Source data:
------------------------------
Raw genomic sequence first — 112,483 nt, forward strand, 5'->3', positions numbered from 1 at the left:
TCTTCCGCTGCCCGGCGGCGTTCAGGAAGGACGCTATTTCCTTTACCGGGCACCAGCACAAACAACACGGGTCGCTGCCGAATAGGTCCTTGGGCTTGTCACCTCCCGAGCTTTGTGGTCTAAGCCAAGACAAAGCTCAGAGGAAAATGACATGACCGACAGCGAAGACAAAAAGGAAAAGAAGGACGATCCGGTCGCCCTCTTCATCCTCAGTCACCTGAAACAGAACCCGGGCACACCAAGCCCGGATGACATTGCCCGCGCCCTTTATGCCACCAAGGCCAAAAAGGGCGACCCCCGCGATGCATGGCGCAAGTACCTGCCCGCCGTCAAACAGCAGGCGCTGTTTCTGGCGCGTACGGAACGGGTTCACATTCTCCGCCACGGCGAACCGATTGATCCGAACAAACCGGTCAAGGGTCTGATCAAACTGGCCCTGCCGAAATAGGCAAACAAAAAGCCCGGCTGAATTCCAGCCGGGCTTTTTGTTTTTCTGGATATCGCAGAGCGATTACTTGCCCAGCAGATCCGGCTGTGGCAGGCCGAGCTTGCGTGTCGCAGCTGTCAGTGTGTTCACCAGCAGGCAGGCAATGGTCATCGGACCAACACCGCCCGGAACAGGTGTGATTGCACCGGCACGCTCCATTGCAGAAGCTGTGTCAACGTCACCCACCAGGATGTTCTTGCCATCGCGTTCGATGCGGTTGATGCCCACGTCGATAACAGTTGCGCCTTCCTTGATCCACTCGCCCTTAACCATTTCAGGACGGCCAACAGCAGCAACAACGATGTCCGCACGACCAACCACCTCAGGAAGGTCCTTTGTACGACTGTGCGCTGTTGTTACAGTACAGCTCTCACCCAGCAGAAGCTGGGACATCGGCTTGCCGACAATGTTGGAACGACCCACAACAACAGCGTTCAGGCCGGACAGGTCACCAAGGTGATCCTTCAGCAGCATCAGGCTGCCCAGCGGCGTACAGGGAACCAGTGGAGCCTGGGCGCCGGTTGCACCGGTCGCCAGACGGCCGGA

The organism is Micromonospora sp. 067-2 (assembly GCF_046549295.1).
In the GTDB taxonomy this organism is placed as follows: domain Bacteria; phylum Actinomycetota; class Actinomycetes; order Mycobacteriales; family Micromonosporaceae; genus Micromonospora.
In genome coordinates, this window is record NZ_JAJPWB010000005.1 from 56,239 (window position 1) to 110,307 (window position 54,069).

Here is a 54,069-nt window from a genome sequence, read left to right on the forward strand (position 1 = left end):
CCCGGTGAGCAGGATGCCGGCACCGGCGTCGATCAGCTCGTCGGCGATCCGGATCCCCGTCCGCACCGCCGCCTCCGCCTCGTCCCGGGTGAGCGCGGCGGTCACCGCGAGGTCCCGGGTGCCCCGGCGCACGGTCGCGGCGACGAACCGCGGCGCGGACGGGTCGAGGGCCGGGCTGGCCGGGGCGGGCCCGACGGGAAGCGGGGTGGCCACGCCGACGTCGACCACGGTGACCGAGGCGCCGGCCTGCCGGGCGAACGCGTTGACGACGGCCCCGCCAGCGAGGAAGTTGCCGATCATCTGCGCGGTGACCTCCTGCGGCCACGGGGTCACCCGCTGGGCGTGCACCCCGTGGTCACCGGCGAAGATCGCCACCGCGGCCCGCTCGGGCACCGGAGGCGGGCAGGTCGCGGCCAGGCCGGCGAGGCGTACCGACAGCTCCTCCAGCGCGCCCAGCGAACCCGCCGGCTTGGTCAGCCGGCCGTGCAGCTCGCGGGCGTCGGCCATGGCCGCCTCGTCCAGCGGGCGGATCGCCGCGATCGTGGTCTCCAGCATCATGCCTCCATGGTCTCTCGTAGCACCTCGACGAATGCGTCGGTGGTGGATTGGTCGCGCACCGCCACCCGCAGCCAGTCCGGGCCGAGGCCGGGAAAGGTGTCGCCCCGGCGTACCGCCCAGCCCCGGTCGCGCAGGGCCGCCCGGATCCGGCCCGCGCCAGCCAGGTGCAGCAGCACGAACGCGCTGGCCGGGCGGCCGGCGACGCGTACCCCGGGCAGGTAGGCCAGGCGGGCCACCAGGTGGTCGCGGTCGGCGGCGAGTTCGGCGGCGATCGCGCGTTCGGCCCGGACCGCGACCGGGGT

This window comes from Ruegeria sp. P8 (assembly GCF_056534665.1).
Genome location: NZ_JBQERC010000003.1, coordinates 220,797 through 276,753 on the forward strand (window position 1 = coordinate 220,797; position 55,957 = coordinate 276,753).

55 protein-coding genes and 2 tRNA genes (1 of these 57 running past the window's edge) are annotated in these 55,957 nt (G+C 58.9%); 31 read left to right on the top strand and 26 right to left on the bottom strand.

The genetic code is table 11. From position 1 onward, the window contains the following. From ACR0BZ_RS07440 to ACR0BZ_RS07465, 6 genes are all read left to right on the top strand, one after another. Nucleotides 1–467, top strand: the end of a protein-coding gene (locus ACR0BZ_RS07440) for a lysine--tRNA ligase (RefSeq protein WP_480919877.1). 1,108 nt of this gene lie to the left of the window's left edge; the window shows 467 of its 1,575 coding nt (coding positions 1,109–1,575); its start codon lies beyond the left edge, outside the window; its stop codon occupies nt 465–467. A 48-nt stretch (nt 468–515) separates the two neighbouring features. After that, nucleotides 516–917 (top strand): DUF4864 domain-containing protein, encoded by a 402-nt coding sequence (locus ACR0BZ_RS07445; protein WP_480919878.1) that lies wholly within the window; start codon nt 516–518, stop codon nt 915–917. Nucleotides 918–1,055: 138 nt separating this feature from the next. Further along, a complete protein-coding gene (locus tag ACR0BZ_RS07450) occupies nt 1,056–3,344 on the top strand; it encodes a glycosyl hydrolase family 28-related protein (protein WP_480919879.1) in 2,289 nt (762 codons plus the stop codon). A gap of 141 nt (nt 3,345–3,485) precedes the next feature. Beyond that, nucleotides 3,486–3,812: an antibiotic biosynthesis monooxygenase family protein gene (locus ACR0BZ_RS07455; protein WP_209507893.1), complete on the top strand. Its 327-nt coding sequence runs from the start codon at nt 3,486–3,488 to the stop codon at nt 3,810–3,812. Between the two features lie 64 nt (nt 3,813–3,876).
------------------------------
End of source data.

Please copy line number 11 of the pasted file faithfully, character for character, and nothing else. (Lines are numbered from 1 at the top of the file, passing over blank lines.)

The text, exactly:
The genetic code is table 11. From position 1 onward, the window contains the following. From ACR0BZ_RS07440 to ACR0BZ_RS07465, 6 genes are all read left to right on the top strand, one after another. Nucleotides 1–467, top strand: the end of a protein-coding gene (locus ACR0BZ_RS07440) for a lysine--tRNA ligase (RefSeq protein WP_480919877.1). 1,108 nt of this gene lie to the left of the window's left edge; the window shows 467 of its 1,575 coding nt (coding positions 1,109–1,575); its start codon lies beyond the left edge, outside the window; its stop codon occupies nt 465–467. A 48-nt stretch (nt 468–515) separates the two neighbouring features. After that, nucleotides 516–917 (top strand): DUF4864 domain-containing protein, encoded by a 402-nt coding sequence (locus ACR0BZ_RS07445; protein WP_480919878.1) that lies wholly within the window; start codon nt 516–518, stop codon nt 915–917. Nucleotides 918–1,055: 138 nt separating this feature from the next. Further along, a complete protein-coding gene (locus tag ACR0BZ_RS07450) occupies nt 1,056–3,344 on the top strand; it encodes a glycosyl hydrolase family 28-related protein (protein WP_480919879.1) in 2,289 nt (762 codons plus the stop codon). A gap of 141 nt (nt 3,345–3,485) precedes the next feature. Beyond that, nucleotides 3,486–3,812: an antibiotic biosynthesis monooxygenase family protein gene (locus ACR0BZ_RS07455; protein WP_209507893.1), complete on the top strand. Its 327-nt coding sequence runs from the start codon at nt 3,486–3,488 to the stop codon at nt 3,810–3,812. Between the two features lie 64 nt (nt 3,813–3,876).